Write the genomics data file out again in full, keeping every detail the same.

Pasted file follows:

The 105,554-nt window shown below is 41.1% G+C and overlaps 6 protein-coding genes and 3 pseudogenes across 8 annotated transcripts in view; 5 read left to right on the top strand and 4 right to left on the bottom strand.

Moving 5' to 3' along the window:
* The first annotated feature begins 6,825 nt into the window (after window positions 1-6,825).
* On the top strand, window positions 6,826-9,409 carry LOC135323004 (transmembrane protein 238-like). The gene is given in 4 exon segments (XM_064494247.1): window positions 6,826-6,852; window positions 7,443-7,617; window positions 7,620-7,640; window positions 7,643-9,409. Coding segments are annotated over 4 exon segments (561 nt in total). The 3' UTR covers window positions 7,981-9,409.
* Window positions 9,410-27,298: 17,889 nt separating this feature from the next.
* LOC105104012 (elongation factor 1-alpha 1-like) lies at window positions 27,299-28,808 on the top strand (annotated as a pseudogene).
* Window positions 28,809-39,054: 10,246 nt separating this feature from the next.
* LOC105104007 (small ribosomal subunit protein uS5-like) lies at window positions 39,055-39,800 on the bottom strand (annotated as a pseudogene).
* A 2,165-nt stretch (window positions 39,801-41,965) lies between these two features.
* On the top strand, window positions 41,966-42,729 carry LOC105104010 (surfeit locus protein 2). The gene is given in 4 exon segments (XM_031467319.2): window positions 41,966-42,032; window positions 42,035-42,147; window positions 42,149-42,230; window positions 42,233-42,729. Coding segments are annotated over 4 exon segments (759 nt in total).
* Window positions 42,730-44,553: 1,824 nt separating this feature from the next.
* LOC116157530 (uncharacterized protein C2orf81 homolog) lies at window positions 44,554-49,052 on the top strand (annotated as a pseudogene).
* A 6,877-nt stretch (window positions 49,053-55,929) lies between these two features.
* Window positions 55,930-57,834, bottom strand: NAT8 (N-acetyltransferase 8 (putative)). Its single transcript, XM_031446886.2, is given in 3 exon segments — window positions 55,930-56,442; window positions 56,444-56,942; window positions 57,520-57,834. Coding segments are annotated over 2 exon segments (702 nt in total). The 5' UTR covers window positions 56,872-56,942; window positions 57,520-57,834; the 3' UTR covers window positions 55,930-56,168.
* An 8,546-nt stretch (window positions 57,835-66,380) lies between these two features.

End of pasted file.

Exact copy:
The 105,554-nt window shown below is 41.1% G+C and overlaps 6 protein-coding genes and 3 pseudogenes across 8 annotated transcripts in view; 5 read left to right on the top strand and 4 right to left on the bottom strand.

Moving 5' to 3' along the window:
* The first annotated feature begins 6,825 nt into the window (after window positions 1-6,825).
* On the top strand, window positions 6,826-9,409 carry LOC135323004 (transmembrane protein 238-like). The gene is given in 4 exon segments (XM_064494247.1): window positions 6,826-6,852; window positions 7,443-7,617; window positions 7,620-7,640; window positions 7,643-9,409. Coding segments are annotated over 4 exon segments (561 nt in total). The 3' UTR covers window positions 7,981-9,409.
* Window positions 9,410-27,298: 17,889 nt separating this feature from the next.
* LOC105104012 (elongation factor 1-alpha 1-like) lies at window positions 27,299-28,808 on the top strand (annotated as a pseudogene).
* Window positions 28,809-39,054: 10,246 nt separating this feature from the next.
* LOC105104007 (small ribosomal subunit protein uS5-like) lies at window positions 39,055-39,800 on the bottom strand (annotated as a pseudogene).
* A 2,165-nt stretch (window positions 39,801-41,965) lies between these two features.
* On the top strand, window positions 41,966-42,729 carry LOC105104010 (surfeit locus protein 2). The gene is given in 4 exon segments (XM_031467319.2): window positions 41,966-42,032; window positions 42,035-42,147; window positions 42,149-42,230; window positions 42,233-42,729. Coding segments are annotated over 4 exon segments (759 nt in total).
* Window positions 42,730-44,553: 1,824 nt separating this feature from the next.
* LOC116157530 (uncharacterized protein C2orf81 homolog) lies at window positions 44,554-49,052 on the top strand (annotated as a pseudogene).
* A 6,877-nt stretch (window positions 49,053-55,929) lies between these two features.
* Window positions 55,930-57,834, bottom strand: NAT8 (N-acetyltransferase 8 (putative)). Its single transcript, XM_031446886.2, is given in 3 exon segments — window positions 55,930-56,442; window positions 56,444-56,942; window positions 57,520-57,834. Coding segments are annotated over 2 exon segments (702 nt in total). The 5' UTR covers window positions 56,872-56,942; window positions 57,520-57,834; the 3' UTR covers window positions 55,930-56,168.
* An 8,546-nt stretch (window positions 57,835-66,380) lies between these two features.